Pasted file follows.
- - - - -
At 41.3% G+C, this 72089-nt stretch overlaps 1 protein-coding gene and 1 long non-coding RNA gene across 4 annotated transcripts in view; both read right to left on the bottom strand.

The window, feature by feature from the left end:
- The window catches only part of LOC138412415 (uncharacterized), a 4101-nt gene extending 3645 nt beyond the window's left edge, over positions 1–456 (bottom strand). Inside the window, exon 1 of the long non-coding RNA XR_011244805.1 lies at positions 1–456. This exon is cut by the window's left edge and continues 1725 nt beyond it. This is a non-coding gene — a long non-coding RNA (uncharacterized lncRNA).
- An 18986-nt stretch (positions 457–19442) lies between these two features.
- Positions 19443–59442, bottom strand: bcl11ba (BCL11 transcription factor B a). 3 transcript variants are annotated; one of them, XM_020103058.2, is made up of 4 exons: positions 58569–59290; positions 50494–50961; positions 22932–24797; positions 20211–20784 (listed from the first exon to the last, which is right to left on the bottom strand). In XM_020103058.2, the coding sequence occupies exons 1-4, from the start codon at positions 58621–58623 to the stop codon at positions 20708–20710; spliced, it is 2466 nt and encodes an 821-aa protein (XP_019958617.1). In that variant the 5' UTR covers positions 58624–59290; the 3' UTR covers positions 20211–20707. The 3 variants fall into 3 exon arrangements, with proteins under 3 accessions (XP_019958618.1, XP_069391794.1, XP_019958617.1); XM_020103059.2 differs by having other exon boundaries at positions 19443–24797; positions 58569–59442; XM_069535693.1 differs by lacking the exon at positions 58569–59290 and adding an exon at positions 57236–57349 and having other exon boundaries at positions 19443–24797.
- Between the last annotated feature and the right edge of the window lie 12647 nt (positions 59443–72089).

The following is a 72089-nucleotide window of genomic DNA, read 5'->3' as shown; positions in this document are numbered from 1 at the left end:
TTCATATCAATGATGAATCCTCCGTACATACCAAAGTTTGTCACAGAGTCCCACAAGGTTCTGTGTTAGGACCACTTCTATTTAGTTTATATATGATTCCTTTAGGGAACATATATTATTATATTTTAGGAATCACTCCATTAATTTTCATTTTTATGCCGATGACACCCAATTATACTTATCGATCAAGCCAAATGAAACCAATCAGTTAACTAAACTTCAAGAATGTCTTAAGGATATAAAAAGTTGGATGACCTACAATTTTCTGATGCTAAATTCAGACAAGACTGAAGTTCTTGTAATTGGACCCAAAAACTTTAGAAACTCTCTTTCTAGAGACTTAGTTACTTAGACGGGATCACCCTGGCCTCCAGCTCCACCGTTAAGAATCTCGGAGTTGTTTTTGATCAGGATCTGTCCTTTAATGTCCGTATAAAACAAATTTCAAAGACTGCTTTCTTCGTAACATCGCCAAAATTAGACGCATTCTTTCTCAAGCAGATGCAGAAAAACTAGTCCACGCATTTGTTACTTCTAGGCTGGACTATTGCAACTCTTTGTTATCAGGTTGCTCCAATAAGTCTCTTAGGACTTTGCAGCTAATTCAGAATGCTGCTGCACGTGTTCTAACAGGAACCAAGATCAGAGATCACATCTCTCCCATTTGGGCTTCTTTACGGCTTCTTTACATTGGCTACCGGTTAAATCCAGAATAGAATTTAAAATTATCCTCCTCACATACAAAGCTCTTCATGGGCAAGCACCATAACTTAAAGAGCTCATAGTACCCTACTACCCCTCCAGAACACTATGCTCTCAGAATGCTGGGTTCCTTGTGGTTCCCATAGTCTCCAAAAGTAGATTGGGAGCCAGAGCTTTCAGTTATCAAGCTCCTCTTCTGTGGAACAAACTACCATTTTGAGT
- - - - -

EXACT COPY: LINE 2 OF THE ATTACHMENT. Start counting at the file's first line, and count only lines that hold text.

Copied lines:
The window, feature by feature from the left end: